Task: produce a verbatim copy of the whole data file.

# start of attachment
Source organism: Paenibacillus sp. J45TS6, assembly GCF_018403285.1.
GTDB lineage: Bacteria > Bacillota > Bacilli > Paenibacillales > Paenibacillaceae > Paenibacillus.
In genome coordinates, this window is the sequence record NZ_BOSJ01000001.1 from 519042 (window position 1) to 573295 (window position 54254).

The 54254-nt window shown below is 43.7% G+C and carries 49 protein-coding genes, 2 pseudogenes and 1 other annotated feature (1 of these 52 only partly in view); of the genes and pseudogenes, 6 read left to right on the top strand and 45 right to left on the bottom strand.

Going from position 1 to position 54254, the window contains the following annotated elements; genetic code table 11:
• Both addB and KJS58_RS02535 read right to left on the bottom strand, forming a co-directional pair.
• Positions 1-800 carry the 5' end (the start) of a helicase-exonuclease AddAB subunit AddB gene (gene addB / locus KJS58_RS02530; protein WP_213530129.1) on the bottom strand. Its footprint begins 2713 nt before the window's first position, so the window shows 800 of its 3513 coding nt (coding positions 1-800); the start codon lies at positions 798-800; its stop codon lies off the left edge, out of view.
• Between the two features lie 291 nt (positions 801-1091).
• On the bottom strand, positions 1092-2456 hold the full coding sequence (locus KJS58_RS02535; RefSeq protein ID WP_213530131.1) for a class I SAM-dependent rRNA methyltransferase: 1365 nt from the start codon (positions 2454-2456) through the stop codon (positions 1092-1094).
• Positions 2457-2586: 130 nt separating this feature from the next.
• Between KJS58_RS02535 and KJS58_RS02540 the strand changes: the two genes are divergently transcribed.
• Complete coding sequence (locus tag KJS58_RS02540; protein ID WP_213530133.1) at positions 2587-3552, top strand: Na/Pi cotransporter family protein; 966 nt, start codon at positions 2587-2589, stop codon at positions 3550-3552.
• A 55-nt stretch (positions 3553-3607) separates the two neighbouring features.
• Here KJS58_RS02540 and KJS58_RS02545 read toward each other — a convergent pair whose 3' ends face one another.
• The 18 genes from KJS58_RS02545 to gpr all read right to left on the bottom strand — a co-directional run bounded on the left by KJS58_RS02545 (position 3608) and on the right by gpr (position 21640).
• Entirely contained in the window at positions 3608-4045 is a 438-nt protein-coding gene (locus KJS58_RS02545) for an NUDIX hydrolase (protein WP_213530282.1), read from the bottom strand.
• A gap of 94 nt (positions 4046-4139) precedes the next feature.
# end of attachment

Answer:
Source organism: Paenibacillus sp. J45TS6, assembly GCF_018403285.1.
GTDB lineage: Bacteria > Bacillota > Bacilli > Paenibacillales > Paenibacillaceae > Paenibacillus.
In genome coordinates, this window is the sequence record NZ_BOSJ01000001.1 from 519042 (window position 1) to 573295 (window position 54254).

The 54254-nt window shown below is 43.7% G+C and carries 49 protein-coding genes, 2 pseudogenes and 1 other annotated feature (1 of these 52 only partly in view); of the genes and pseudogenes, 6 read left to right on the top strand and 45 right to left on the bottom strand.

Going from position 1 to position 54254, the window contains the following annotated elements; genetic code table 11:
• Both addB and KJS58_RS02535 read right to left on the bottom strand, forming a co-directional pair.
• Positions 1-800 carry the 5' end (the start) of a helicase-exonuclease AddAB subunit AddB gene (gene addB / locus KJS58_RS02530; protein WP_213530129.1) on the bottom strand. Its footprint begins 2713 nt before the window's first position, so the window shows 800 of its 3513 coding nt (coding positions 1-800); the start codon lies at positions 798-800; its stop codon lies off the left edge, out of view.
• Between the two features lie 291 nt (positions 801-1091).
• On the bottom strand, positions 1092-2456 hold the full coding sequence (locus KJS58_RS02535; RefSeq protein ID WP_213530131.1) for a class I SAM-dependent rRNA methyltransferase: 1365 nt from the start codon (positions 2454-2456) through the stop codon (positions 1092-1094).
• Positions 2457-2586: 130 nt separating this feature from the next.
• Between KJS58_RS02535 and KJS58_RS02540 the strand changes: the two genes are divergently transcribed.
• Complete coding sequence (locus tag KJS58_RS02540; protein ID WP_213530133.1) at positions 2587-3552, top strand: Na/Pi cotransporter family protein; 966 nt, start codon at positions 2587-2589, stop codon at positions 3550-3552.
• A 55-nt stretch (positions 3553-3607) separates the two neighbouring features.
• Here KJS58_RS02540 and KJS58_RS02545 read toward each other — a convergent pair whose 3' ends face one another.
• The 18 genes from KJS58_RS02545 to gpr all read right to left on the bottom strand — a co-directional run bounded on the left by KJS58_RS02545 (position 3608) and on the right by gpr (position 21640).
• Entirely contained in the window at positions 3608-4045 is a 438-nt protein-coding gene (locus KJS58_RS02545) for an NUDIX hydrolase (protein WP_213530282.1), read from the bottom strand.
• A gap of 94 nt (positions 4046-4139) precedes the next feature.